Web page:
The benefits of volunteering, for a volunteer, can be immediate and can last a lifetime. However, the principle benefits of volunteering should always be felt by the projects themselves, as we strive to improve or enable the outcome of the community based organisations we support. We do this in a number of ways:
- Volunteers increase capacity – By far the biggest benefit our volunteers offer projects is extra human resource. Many projects can only provide a basic level of service, with just enough staff to ‘get by’. An overseas volunteer provides the extra capacity required to:
- Improve the outcome for clients: having more staff means that the project can offer a better quality of service. Whether teaching children English, providing basic nursing duties or looking after disadvantaged children, the presence of volunteers means there is more time available for each individual; more time to care, teach, play and support those in need.
- Improve the quality of life for local staff: for staff trying to cope with high numbers, the support of volunteers can be a life changer. Committed local staff are often stretched, stressed and potentially dissatisfied with the level of care they can offer. A volunteer’s help allows them to act and think differently – enabling them to do more of the work they have a passion for, with less limitations.
- Provide new skills – One of the best benefits of volunteering arise when a volunteer provides skills that cannot be sourced locally, because they either don’t exist or they can’t afford them. From dance instructors and sports coaches, to lawyers, HR managers and specialist doctors, volunteers can offer skills that supplement existing activities or help transform a project’s performance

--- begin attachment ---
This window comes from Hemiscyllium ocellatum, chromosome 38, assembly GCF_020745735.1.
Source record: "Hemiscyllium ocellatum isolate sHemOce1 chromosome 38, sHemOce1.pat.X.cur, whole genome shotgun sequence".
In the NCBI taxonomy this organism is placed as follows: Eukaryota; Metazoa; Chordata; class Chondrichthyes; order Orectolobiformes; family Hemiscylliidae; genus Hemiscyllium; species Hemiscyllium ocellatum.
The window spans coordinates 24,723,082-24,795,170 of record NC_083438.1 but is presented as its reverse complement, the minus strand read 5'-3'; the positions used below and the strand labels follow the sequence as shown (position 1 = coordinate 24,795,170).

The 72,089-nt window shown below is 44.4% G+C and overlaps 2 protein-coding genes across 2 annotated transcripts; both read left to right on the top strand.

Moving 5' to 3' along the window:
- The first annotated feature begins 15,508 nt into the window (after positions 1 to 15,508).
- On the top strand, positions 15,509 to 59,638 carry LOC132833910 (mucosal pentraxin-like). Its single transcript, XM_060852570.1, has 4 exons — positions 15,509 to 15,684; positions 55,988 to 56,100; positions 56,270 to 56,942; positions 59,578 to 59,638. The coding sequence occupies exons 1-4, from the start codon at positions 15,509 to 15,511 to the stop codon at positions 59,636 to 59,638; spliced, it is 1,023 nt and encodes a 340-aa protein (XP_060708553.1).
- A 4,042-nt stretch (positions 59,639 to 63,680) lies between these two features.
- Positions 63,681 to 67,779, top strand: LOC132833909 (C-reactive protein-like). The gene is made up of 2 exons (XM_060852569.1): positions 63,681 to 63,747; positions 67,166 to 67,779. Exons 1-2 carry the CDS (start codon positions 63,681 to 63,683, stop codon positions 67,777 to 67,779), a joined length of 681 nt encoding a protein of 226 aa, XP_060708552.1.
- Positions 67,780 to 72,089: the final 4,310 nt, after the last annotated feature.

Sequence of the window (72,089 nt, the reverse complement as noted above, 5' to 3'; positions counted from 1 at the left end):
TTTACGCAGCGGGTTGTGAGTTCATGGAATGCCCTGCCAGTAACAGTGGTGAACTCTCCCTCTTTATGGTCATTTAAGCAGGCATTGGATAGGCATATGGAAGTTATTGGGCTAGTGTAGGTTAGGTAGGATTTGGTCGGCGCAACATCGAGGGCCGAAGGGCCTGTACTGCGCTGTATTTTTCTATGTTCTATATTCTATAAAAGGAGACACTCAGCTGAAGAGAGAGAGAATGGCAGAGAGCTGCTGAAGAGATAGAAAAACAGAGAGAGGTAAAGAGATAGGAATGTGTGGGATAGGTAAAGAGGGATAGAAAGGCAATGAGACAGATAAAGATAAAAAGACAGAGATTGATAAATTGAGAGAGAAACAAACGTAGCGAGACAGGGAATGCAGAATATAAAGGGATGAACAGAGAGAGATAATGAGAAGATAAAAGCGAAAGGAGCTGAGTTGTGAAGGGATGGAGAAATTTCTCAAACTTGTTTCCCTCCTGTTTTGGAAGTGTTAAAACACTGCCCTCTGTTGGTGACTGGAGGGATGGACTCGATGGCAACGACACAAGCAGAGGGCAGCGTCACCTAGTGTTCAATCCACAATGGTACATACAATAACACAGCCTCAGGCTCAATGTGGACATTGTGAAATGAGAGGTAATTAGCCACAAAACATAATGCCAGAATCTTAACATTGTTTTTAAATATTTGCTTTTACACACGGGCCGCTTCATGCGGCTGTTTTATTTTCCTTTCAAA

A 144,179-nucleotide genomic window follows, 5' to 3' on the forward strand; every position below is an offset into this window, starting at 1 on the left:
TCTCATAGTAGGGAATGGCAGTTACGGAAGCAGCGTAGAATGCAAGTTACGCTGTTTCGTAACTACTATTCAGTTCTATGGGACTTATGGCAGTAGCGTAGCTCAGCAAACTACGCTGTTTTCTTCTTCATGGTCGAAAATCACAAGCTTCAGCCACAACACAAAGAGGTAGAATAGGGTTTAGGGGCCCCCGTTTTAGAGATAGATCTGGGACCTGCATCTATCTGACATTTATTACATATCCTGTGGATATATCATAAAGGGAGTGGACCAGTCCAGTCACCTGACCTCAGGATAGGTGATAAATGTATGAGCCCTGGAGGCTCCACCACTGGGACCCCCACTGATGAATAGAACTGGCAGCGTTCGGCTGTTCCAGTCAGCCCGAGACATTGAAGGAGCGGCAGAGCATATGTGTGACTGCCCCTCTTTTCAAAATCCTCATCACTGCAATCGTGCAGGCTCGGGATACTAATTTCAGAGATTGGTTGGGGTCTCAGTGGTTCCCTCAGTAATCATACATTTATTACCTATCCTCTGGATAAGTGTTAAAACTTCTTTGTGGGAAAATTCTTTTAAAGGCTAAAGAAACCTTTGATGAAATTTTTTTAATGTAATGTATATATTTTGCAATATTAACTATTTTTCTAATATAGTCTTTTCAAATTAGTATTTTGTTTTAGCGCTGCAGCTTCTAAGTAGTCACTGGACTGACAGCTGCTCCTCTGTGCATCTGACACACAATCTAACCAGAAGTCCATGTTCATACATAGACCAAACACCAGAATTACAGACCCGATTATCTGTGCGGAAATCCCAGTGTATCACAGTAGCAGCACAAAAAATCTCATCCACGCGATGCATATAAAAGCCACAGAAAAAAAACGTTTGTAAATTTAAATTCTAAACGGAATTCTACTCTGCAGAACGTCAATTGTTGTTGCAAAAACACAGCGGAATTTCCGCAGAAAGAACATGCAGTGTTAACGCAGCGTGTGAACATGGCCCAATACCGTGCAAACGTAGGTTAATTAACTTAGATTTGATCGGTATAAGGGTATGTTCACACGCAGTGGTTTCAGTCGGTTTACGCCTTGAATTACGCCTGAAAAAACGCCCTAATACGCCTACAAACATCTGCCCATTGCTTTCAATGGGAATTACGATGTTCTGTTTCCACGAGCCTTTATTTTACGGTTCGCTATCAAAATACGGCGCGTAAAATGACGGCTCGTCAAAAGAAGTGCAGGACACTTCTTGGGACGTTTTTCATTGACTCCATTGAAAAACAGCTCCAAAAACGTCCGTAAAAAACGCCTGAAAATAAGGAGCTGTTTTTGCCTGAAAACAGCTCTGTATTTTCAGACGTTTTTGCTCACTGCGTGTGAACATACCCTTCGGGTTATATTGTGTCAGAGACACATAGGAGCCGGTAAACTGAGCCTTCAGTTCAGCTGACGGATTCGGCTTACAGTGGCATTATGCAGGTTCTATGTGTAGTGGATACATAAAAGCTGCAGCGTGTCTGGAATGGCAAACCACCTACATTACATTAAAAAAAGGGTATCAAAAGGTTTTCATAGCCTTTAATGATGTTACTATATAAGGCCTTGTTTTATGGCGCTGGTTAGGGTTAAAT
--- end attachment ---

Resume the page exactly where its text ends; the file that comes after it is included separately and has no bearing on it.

- Transfer skills – The optimum benefit of volunteering is when a volunteer transfers skills to the project, making the impact more lasting and the project more sustainable. This could be teaching new handicraft techniques to a cooperative, or sharing new therapies in a clinic; both have a lasting impact for the community they serve
- Enable projects to exist – Some projects may not exist without volunteers. While this is broadly contrary to the idea of sustainability, volunteers do play a vital role in conservation projects that would not otherwise happen if it weren’t for the enthusiasm and support of international volunteers. Keeping projects going has to be one of the key benefits of volunteering.
- Promote a cause – The presence of volunteers on a project can be an agent for change. Governments keen to manage the perceptions of their country abroad take an interest in the activities of NGOs and volunteering organisations. Hence the attention of volunteers feeding the children of a rubbish dump on our first project in Mexico eventually led to the local authorities establishing a care centre and school for the children, which volunteers continue to support.